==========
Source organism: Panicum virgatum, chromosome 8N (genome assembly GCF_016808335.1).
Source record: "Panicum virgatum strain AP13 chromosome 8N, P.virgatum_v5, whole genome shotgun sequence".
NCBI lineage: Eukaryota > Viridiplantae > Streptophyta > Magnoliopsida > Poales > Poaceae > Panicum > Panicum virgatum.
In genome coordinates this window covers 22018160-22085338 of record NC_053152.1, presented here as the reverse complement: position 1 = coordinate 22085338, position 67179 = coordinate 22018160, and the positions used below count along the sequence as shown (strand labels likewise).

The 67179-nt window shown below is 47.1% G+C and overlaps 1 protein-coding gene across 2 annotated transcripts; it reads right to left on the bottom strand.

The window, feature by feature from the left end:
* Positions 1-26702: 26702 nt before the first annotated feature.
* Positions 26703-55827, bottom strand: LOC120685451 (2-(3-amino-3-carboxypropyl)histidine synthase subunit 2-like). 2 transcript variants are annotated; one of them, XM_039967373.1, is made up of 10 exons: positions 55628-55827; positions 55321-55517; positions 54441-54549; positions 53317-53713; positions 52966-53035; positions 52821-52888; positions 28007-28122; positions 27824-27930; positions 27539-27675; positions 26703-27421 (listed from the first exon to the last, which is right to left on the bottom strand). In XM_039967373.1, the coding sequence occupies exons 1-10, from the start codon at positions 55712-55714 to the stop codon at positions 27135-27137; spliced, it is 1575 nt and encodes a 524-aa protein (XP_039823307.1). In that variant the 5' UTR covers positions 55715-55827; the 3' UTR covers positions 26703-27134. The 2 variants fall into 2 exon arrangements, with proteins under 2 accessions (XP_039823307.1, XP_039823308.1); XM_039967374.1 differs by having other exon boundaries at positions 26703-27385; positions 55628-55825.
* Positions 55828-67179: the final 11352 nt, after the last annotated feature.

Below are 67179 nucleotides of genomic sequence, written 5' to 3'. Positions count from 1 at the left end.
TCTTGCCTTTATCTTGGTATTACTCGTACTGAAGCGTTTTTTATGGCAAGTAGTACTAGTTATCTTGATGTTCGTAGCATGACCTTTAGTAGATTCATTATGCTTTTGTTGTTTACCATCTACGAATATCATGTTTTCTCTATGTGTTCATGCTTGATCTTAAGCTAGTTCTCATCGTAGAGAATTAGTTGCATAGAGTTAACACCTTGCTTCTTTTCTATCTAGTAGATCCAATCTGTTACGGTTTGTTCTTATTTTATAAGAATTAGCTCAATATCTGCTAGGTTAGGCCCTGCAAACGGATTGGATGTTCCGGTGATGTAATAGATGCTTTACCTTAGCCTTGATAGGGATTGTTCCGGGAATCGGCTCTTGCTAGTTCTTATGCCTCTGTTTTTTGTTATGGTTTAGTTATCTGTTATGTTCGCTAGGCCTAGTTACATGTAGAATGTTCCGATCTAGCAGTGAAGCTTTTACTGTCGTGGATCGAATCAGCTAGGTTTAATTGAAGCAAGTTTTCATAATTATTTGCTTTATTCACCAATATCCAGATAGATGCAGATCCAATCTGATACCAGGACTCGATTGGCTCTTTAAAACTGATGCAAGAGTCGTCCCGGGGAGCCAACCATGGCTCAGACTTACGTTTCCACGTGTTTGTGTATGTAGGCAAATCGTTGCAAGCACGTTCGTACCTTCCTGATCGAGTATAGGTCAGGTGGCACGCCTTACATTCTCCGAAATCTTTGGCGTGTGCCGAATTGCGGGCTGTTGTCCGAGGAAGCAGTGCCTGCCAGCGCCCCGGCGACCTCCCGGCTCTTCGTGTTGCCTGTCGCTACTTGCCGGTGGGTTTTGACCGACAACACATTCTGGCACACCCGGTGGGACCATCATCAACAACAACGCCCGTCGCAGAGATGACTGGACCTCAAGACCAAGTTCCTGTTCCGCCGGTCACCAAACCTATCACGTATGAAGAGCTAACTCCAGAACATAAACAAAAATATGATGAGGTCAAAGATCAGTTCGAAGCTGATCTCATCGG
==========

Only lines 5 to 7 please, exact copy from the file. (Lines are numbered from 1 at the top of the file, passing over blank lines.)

The 67179-nt window shown below is 47.1% G+C and overlaps 1 protein-coding gene across 2 annotated transcripts; it reads right to left on the bottom strand.

The window, feature by feature from the left end:
* Positions 1-26702: 26702 nt before the first annotated feature.